MysM More than 1 year ago
Fascinating Insights & Characters This is only the second book I've ever read by Debbie Macomber.  Summer on Blossom Street is part of a series and seems to come in about the middle.  It tells the stories of several people who work on Blossom Street near Lydia Goetz' wool store, A Good Yarn and people they know, meet, and love.  Lydia runs the store with the help of her sister Margaret and together they're hosting a special night class called Knit to Quit for people have something or someone they need to relegate to the past.  It's a catchy idea and catch on it does. Anne Marie owns Blossom Street Books and, while she would like to attend the class, because of her adopted 9-year-old daughter, Ellen, thinks she will do the knit project at home.  Her husband died about two years ago and maybe it's time for a bit of romance to come into her life.  When Ellen's biological father turns up, Anne Marie will need more than knitting to reduce the stress. Phoebe Rylander is a physiotherapist who has just ended an engagement with a charming, manipulative, and philandering lawyer whom she loved very much.  But now she needs to focus on something that will help her get over him despite their two families trying to push them back together. Alix Turner is the baker at the French Café across the street from A Good Yarn.  Alix is trying to give up smoking so that she and her husband, Jordan, can start a family.  Because of her dysfunctional formative years passed from foster home to foster home, she's not convinced she'll make a good mother despite the fact that she wants it more than anything. "Hutch" Hutchinson's doctor has warned him to get fit and do something besides work 10 hours a day and worry about the looming court case where he's being sued by a woman who claims to have lost her employment value because she's become obese as a result of eating the chocolates his company produces.  He joins a fitness club and the Knit to Fit class to reduce his stress. Lydia, too, needs to reduce her stress levels as many things complicate her life.  She and her husband, Brad, want to adopt a baby since she can't have children of her own.  Her step-son, Cody, is all in favour.  But when their social worker calls them in desperation to foster a 12-year-old girl, Casey, for "just a few days" and it begins to turn into the whole summer, their family is totally disrupted.  Add to that caring for her aging mother and Cody's total dislike of Casey, and she's going to need lots of knitting projects to reduce the stress. The various stories are told in separate chapters and I have to admit I was tempted to skip ahead and read a particular person's story (not saying which one) straight through.  But I didn't.  Lydia narrates her own story but the others are told in the 3rd person.  There is an element of faith running through the stories without being pushy or overwhelming.  All of them are well-told and well-paced and the book moves along very quickly.  It's easy to see why Macomber is so often at the top of the best seller lists.  In addition to the Blossom Street series, she has many Christmas novels, and a series called Cedar Cove which appeal to me but several other series as well — something for everyone.  Very fast read.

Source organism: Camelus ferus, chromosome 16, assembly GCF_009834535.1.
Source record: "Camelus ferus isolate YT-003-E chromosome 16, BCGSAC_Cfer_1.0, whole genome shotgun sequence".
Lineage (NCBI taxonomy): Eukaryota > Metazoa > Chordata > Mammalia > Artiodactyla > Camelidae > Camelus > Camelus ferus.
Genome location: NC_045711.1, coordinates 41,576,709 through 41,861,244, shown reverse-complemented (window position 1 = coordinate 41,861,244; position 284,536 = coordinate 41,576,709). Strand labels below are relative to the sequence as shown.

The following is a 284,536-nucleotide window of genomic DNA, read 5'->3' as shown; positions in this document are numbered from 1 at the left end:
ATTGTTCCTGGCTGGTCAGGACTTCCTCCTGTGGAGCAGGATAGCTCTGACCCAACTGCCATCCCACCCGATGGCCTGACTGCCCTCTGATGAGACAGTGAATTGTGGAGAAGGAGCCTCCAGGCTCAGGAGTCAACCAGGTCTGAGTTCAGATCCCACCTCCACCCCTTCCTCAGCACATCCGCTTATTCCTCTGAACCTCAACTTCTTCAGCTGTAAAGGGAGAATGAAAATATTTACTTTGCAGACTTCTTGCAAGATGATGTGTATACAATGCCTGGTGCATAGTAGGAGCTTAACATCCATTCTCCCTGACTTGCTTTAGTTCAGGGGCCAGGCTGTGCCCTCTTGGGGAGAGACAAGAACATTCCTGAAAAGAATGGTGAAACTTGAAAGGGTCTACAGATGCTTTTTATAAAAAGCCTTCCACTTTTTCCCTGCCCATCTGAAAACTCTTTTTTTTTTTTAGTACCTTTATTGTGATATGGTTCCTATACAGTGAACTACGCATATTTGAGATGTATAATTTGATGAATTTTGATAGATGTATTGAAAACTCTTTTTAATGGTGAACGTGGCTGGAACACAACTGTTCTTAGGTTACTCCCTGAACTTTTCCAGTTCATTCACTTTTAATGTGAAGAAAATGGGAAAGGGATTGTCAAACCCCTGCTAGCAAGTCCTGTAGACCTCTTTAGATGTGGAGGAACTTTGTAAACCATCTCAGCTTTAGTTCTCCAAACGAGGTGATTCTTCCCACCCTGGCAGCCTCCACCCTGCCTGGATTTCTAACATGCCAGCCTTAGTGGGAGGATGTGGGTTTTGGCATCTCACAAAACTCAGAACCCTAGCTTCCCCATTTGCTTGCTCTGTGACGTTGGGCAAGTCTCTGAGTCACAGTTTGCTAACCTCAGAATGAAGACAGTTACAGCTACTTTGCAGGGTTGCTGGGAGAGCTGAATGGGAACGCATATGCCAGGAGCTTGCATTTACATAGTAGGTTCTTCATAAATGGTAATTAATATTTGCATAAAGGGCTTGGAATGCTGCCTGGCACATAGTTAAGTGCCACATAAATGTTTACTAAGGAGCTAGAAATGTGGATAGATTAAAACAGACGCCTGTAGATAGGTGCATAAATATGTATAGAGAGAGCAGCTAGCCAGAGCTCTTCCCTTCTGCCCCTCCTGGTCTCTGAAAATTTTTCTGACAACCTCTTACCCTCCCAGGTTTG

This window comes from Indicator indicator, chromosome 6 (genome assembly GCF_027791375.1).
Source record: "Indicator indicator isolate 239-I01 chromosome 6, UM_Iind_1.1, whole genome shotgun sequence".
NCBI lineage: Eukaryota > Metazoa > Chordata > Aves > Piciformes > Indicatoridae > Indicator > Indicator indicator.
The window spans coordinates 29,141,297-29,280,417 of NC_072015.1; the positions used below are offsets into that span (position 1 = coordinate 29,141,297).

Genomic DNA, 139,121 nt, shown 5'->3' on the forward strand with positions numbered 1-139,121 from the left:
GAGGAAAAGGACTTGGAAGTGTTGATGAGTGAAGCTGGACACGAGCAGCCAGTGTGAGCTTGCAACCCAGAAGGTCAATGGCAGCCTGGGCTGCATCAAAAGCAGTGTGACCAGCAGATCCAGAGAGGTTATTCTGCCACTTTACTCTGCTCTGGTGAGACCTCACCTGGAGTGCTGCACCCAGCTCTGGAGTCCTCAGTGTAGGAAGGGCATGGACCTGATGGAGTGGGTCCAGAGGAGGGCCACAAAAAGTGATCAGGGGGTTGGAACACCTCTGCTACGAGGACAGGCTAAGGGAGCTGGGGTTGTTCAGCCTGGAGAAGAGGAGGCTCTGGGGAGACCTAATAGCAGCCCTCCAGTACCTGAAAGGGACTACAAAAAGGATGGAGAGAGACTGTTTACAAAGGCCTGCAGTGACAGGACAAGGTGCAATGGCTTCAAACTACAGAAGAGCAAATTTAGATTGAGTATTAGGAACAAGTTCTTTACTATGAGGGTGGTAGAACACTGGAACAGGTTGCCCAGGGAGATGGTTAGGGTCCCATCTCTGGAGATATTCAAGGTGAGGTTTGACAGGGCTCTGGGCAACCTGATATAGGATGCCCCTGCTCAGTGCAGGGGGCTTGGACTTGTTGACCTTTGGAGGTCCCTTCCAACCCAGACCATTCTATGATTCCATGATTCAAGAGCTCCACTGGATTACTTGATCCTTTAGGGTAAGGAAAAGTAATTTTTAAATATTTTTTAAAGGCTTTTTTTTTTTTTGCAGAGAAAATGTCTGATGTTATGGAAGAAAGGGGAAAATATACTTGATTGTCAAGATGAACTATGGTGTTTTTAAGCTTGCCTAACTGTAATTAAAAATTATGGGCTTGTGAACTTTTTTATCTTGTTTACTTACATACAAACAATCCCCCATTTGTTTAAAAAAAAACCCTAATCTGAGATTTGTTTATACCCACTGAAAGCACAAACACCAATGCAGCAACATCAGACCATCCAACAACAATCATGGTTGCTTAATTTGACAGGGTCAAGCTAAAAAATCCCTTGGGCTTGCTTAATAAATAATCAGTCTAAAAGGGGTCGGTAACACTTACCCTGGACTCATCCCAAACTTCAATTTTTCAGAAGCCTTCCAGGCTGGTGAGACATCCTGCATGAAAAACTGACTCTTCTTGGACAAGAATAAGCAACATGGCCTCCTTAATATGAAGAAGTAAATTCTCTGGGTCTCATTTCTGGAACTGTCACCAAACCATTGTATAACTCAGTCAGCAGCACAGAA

Anonymous More than 1 year ago
I smad